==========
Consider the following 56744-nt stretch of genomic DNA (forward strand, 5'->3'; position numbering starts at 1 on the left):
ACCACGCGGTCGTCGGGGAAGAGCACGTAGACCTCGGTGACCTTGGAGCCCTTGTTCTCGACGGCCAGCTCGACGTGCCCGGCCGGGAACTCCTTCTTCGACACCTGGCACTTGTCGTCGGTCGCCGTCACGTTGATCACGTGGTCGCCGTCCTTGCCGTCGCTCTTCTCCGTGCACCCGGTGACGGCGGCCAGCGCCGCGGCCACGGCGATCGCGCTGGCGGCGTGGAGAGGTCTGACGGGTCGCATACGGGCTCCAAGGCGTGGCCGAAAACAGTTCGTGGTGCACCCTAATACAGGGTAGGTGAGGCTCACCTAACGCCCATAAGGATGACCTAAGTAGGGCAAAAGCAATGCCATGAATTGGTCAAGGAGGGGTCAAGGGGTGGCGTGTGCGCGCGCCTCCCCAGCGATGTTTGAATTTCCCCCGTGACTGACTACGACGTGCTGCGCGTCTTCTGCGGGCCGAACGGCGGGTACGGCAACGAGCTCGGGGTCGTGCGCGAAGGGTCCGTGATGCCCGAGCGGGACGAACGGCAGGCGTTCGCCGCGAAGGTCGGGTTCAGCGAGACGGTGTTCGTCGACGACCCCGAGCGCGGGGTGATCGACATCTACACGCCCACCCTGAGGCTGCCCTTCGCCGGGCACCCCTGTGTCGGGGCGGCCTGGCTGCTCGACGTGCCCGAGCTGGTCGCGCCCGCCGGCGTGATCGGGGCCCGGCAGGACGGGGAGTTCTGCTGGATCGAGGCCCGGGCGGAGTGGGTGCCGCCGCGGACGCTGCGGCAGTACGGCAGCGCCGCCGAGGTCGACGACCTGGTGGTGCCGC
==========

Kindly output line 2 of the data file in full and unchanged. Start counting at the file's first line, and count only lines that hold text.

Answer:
ACCACGCGGTCGTCGGGGAAGAGCACGTAGACCTCGGTGACCTTGGAGCCCTTGTTCTCGACGGCCAGCTCGACGTGCCCGGCCGGGAACTCCTTCTTCGACACCTGGCACTTGTCGTCGGTCGCCGTCACGTTGATCACGTGGTCGCCGTCCTTGCCGTCGCTCTTCTCCGTGCACCCGGTGACGGCGGCCAGCGCCGCGGCCACGGCGATCGCGCTGGCGGCGTGGAGAGGTCTGACGGGTCGCATACGGGCTCCAAGGCGTGGCCGAAAACAGTTCGTGGTGCACCCTAATACAGGGTAGGTGAGGCTCACCTAACGCCCATAAGGATGACCTAAGTAGGGCAAAAGCAATGCCATGAATTGGTCAAGGAGGGGTCAAGGGGTGGCGTGTGCGCGCGCCTCCCCAGCGATGTTTGAATTTCCCCCGTGACTGACTACGACGTGCTGCGCGTCTTCTGCGGGCCGAACGGCGGGTACGGCAACGAGCTCGGGGTCGTGCGCGAAGGGTCCGTGATGCCCGAGCGGGACGAACGGCAGGCGTTCGCCGCGAAGGTCGGGTTCAGCGAGACGGTGTTCGTCGACGACCCCGAGCGCGGGGTGATCGACATCTACACGCCCACCCTGAGGCTGCCCTTCGCCGGGCACCCCTGTGTCGGGGCGGCCTGGCTGCTCGACGTGCCCGAGCTGGTCGCGCCCGCCGGCGTGATCGGGGCCCGGCAGGACGGGGAGTTCTGCTGGATCGAGGCCCGGGCGGAGTGGGTGCCGCCGCGGACGCTGCGGCAGTACGGCAGCGCCGCCGAGGTCGACGACCTGGTGGTGCCGC